Writers & Company

The brilliant Zadie Smith on what keeps her urgently engaged with the world around her

The British-born novelist and essayist spoke with Eleanor Wachtel about her latest book, the short story collection Grand Union.
British author Zadie Smith spoke with Eleanor Wachtel in 2019 at the Art Gallery of Ontario in Toronto. (Leah Maghanoy ©Art Gallery of Ontario)
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Since bursting on the scene with her first novel, White Teeth, at 24 years old, Zadie Smith has become a literary phenomenon. Her thought-provoking, prize-winning fiction and essays — engaged with the concerns of contemporary life — have made her one of the most popular and critically acclaimed writers of her generation. 

Now Smith has published a new book of short stories, her first. Called Grand Union, it's a wide-ranging collection that takes readers to unexpected places. From mother-daughter relationships to Brexit to college sex and the domination of the iPhone, she captures the world around her with characteristic insight and wit.

Born in North London in 1975 to an English father and a Jamaican mother, Smith currently lives in New York City. She spoke to Eleanor Wachtel onstage at the Art Gallery of Ontario in Toronto in October 2019.

Grand deception

"The Grand Union Canal runs through my neighborhood in London. It's not a particularly beautiful canal. Grand Union was built around a story that isn't in the collection. It is a story about a couple, a black guy and an Indian girl, who live on a canal boat in quite reduced circumstances. They were having a kind of internecine war with a white couple who lived on a much fancier houseboat across the water. I got bored of writing it, but the title remained. 

"The older I've gotten, it strikes me that that when we resolve conflicts in a third term, it isn't usually in happiness and contentment, it's usually some kind of a lie. We lie to ourselves or we lie to each other. And so I rewrote the whole book thinking about the idea that, in our dialectical arguments, the self as a thing is some kind of self-deception." 

The older I've gotten, it strikes me that that when we resolve conflicts in a third term, it isn't usually in happiness and contentment, it's usually some kind of a lie. We lie to ourselves or we lie to each other.- Zadie Smith

Worlds apart

"I don't think I have a too pessimistic view of human relations, but people are fundamentally dissatisfied with each other all the time. There's the problem of the things you consider to be your rights or what's owed to you and they're in constant conflict with your duties and what other people need and want and consider their right.

"It's just a continual act of compromise. It's never more fierce, I suppose, between mothers and daughters who are often wanting quite separate things."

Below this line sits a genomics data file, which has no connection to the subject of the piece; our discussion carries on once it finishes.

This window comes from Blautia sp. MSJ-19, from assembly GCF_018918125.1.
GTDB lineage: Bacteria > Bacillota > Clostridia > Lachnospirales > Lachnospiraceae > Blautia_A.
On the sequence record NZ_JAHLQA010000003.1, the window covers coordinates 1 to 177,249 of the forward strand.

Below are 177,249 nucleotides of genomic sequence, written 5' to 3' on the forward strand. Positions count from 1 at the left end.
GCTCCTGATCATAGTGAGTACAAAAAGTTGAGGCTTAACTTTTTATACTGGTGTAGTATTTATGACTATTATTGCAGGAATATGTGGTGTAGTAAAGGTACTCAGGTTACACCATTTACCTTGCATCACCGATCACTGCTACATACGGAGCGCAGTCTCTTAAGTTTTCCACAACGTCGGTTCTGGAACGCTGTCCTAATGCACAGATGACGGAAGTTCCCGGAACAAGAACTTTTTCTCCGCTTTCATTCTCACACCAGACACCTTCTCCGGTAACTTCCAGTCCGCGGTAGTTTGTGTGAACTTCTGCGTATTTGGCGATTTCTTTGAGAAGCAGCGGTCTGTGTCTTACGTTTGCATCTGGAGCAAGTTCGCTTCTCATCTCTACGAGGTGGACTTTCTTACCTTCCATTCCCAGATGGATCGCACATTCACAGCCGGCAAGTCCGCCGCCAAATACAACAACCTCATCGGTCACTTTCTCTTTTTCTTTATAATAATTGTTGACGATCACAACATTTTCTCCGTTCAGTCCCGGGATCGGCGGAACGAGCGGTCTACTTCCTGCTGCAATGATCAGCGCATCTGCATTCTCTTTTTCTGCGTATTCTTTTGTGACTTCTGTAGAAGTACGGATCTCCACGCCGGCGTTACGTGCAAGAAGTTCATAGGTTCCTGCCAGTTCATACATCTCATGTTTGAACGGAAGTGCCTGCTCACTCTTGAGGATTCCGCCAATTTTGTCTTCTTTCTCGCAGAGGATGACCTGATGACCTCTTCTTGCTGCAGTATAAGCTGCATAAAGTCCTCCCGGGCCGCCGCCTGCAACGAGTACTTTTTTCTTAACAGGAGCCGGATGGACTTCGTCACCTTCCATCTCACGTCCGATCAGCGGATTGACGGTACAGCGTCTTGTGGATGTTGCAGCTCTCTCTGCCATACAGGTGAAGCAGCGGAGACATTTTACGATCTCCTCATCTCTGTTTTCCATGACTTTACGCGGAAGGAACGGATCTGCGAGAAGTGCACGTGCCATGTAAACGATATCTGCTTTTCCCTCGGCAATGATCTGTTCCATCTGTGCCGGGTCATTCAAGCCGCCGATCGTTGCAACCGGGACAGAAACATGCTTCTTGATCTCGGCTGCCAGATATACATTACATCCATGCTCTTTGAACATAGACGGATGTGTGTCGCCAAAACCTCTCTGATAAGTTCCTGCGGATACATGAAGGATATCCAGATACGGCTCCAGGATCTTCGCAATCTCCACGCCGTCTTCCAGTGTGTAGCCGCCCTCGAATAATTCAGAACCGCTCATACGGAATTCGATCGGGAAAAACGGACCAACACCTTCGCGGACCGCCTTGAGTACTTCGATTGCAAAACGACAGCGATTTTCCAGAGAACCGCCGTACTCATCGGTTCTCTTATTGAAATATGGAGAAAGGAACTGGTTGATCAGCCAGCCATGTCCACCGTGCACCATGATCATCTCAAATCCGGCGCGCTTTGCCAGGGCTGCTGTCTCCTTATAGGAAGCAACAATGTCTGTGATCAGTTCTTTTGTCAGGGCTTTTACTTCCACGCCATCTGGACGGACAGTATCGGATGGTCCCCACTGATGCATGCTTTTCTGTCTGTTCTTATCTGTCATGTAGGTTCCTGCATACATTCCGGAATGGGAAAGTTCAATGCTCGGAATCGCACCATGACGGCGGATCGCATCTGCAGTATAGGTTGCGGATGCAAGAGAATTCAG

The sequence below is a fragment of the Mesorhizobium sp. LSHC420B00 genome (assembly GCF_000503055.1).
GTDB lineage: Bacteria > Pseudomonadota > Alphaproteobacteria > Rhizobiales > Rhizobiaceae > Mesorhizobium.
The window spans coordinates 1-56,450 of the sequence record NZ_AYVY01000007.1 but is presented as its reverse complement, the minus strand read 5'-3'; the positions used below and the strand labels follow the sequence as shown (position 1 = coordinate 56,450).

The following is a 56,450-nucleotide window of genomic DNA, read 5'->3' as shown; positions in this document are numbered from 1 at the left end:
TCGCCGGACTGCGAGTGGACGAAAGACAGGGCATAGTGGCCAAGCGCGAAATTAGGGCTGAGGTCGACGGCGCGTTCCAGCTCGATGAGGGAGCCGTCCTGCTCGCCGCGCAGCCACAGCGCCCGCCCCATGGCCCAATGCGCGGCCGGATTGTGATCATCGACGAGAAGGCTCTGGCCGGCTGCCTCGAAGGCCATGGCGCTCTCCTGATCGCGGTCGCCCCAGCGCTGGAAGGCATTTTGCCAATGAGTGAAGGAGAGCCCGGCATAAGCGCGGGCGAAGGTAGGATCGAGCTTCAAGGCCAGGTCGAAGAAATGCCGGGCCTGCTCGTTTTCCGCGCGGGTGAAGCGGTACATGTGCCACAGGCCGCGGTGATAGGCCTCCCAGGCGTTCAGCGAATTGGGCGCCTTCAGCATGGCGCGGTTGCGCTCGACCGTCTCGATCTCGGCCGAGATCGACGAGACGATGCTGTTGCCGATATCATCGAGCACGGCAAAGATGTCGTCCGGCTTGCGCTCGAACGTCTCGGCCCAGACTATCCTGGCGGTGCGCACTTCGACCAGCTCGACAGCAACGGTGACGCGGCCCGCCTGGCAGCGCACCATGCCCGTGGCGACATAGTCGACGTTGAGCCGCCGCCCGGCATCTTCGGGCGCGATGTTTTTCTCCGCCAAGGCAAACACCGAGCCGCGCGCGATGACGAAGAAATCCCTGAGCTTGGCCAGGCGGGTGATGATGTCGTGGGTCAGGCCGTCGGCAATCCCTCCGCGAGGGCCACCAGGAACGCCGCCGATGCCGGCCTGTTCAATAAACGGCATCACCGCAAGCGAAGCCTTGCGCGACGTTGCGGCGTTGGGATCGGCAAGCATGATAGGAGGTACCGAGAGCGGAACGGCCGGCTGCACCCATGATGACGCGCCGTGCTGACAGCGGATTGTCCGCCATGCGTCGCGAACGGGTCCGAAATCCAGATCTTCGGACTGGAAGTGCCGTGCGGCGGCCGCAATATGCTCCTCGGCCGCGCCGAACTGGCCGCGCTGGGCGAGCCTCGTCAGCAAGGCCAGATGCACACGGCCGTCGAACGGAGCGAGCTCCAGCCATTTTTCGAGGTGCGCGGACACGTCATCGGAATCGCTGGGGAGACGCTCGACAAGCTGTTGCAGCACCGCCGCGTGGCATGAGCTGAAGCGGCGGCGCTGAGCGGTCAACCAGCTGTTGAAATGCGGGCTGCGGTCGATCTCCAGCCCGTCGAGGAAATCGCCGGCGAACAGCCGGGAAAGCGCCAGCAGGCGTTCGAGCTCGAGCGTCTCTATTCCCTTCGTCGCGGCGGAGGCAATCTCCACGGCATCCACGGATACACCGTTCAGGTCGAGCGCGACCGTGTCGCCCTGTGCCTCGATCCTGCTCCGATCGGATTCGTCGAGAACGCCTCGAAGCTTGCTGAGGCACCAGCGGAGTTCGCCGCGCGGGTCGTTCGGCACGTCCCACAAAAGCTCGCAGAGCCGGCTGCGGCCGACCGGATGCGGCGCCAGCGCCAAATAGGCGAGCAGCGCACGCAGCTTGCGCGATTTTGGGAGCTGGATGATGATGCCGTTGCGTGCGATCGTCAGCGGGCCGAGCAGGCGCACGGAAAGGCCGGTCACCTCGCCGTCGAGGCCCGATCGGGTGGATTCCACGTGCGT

Acclaimed British author Zadie Smith is interviewed on-stage in Toronto by Eleanor Wachtel. 1:09

Mother's Hierarchy of Needs

"When you're just trying to survive, or when life feels like a daily struggle, it's like there's a Maslow's Hierarchy of Needs pyramid at the top. There are indulgences, including total gentleness and kindness, all the time. But when you're trying to survive, perhaps that's not the first thing on your mind. The struggle deforms relationships sometimes in some ways. 

When you're just trying to survive, or when life feels like a daily struggle, it's like there's a Maslow's Hierarchy of Needs pyramid at the top.- Zadie Smith

"So in Grand Union, I wanted to write a story in tribute to that struggle. Nanny of the Maroons is the main character in one of the stories, who is not what your average reader would call a sympathetic character. But she was a hero and a warrior. She was an escaped slave in Jamaica and a great heroine of Jamaicans. I just wanted to pay tribute to that kind of grit — maternal grit, which is perhaps looked at as a bit severe and isn't like the apron-wearing mothers that you see on television, but has its own virtues."

British author Zadie Smith in conversation with Eleanor Wachtel in 2019 at the Art Gallery of Ontario in Toronto. (Leah Maghanoy ©Art Gallery of Ontario)

Somewhere down the lazy river

"The story in the collection, Lazy River, contains a metaphor. I wanted to write a story about how it felt, existentially, to be alive in 2017. The word, which came to my mind over and over, is inevitableism. It felt like being unfree and that an ideology of inevitableism had occurred. The lazy river seemed a good metaphor. And then, instead of disguising it or dressing it up in some realist tale of married couples hanging out in a hotel in Spain, I thought that the urgency of the situation meant you should just get to the point. So the metaphor became concrete. 

"The iPhone was launched in 2007. In 2019, it's like there's no existence outside of having a smartphone device anymore. That has been a very surreal thing to watch happen and to see it closing in every gap. The only people left are children, but even that is changing. My kids go to a public school in New York and now almost every nine-year-old is given one. We are so deeply connected to technology that the intensification of people living in the algorithm had become, to me, so impossible to survive. Practically, there are no longer any people not in it that the lazy river seems to be the right metaphor."

Zadie Smith's comments have been edited for length and clarity.

Corrections

  • An earlier version of this story credited the quote "The mother daughter relationship, through different stages of life, is generally a rich subject and perhaps inevitably a complicated one," to Zadie Smith. It was said by Eleanor Wachtel.
    Feb 21, 2020 11:15 AM ET

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